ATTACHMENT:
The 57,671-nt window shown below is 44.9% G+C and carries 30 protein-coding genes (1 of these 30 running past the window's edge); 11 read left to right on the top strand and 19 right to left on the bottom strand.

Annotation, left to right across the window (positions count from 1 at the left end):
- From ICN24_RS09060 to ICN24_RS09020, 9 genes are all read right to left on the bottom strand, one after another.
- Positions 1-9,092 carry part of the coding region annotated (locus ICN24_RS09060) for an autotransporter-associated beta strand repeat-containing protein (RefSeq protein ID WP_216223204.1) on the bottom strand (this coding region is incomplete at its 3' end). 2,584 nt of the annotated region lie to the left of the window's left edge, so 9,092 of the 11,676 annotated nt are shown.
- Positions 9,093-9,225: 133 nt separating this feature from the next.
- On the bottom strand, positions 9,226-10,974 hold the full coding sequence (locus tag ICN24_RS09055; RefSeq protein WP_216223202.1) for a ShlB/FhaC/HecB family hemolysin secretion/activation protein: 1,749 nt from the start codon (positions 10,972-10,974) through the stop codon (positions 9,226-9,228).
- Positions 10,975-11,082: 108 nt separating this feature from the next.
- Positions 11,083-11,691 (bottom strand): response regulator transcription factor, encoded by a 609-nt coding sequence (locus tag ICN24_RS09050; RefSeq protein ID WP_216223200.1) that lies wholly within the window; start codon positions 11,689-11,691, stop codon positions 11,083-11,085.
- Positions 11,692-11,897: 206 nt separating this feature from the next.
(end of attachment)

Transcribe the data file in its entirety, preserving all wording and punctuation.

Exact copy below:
The 57,671-nt window shown below is 44.9% G+C and carries 30 protein-coding genes (1 of these 30 running past the window's edge); 11 read left to right on the top strand and 19 right to left on the bottom strand.

Annotation, left to right across the window (positions count from 1 at the left end):
- From ICN24_RS09060 to ICN24_RS09020, 9 genes are all read right to left on the bottom strand, one after another.
- Positions 1-9,092 carry part of the coding region annotated (locus ICN24_RS09060) for an autotransporter-associated beta strand repeat-containing protein (RefSeq protein ID WP_216223204.1) on the bottom strand (this coding region is incomplete at its 3' end). 2,584 nt of the annotated region lie to the left of the window's left edge, so 9,092 of the 11,676 annotated nt are shown.
- Positions 9,093-9,225: 133 nt separating this feature from the next.
- On the bottom strand, positions 9,226-10,974 hold the full coding sequence (locus tag ICN24_RS09055; RefSeq protein WP_216223202.1) for a ShlB/FhaC/HecB family hemolysin secretion/activation protein: 1,749 nt from the start codon (positions 10,972-10,974) through the stop codon (positions 9,226-9,228).
- Positions 10,975-11,082: 108 nt separating this feature from the next.
- Positions 11,083-11,691 (bottom strand): response regulator transcription factor, encoded by a 609-nt coding sequence (locus tag ICN24_RS09050; RefSeq protein ID WP_216223200.1) that lies wholly within the window; start codon positions 11,689-11,691, stop codon positions 11,083-11,085.
- Positions 11,692-11,897: 206 nt separating this feature from the next.